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Cover image for Blurby... my first 2D game (playable download)

Blurby... my first 2D game (playable download)

rcarlson profile image Robert Carlson Updated on ・4 min read

Some Background

I wanted to share with you all something I've been working on these past few weeks. I mentioned in my previous posts that I wanted to learn something new, specifically, I wanted to make a 2D pixel-based game. My inspiration for taking on this challenge stemmed from you all (the lets build community). Over these past few weeks, you all have shared some amazing tools and resources. I read each and every post along with every comment and as a result, I have grown so much in the short time we've been a community. I hope you will allow me to give back by sharing what I've learned.

Determining the Game

For my first 2D game I decided to focus on the simplest game I could think of that would be fun for me to play. Fun was a big factor for me considering I knew that I would get bored coding it, so having something fun to play might just motivate me enough to finish it :)

During my brainstorming, I remembered playing Counter-Strike jumping maps as a kid and really enjoying what amounted to a very basic set of game mechanics. On those maps, you simply jumped around a course to reach the end in the shortest amount of time possible. I figured I could take this idea and run with it (heh)

Blurby

The game is simple. You are a dude named Blurby and you REALLY want to touch that flower! The goal is to move and jump through the level to reach the flower in the shortest amount of time possible. The game is designed to be optimized by finding small adjustments in your movements and jumps to save time.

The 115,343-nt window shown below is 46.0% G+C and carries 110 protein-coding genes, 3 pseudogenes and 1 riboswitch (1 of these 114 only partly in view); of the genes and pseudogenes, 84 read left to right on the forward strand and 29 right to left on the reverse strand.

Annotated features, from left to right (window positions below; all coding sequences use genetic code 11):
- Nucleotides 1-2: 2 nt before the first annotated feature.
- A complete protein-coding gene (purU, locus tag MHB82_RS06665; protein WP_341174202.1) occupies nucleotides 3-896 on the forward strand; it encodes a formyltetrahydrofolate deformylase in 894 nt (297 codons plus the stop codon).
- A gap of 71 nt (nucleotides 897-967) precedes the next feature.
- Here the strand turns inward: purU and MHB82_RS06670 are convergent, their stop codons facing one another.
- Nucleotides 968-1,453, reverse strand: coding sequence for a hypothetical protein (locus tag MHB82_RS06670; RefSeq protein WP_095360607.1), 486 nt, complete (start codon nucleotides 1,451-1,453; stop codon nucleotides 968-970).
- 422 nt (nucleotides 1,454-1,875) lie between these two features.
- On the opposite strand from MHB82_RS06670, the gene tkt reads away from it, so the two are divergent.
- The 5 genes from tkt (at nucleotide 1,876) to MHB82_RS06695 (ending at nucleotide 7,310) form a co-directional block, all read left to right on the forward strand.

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Why Godot

My choice for Godot was simply out of curiosity, however, after working with both Unity and Godot now for several weeks I can honestly say the experience working in Godot is a million times more pleasant. I can't really put my thumb on why exactly I like it more, but it just feels like a more solid and well thought out IDE.

Learning Godot

So with absolutely no knowledge about Godot, I decided to start with some tutorials on YouTube. I found a Youtuber that goes by the name HeartBeast who makes some really great content. Instead of watching every single video though, I focused on the couple mechanics that I wanted to learn (jumping and walking) along with some basic animation. Please note, I still don't have it all memorized, but I can say that I understand everything I built 100%.

I Can't Art

I made a promise to myself that I would attempt art, however, I am fully aware of my own limitations. That is why I decided that the level art would be something I found, while the player and its animation would be something I created from scratch using Aseprite. This allowed me to understand the aspects of pixel art and animation while still finishing the game in a short amount of time.

For the level art, I chose this great asset pack from itch.io called MicroFantasy.

Learning Aseprite

Aseprite is a very simple tool that I found relatively easy to learn. I had to google a couple things due to my unfamiliarity with the UI, however, the basic concepts of pixels and frames made it easy for me to create this very basic 3-frame idle animation.

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Designing Difficulty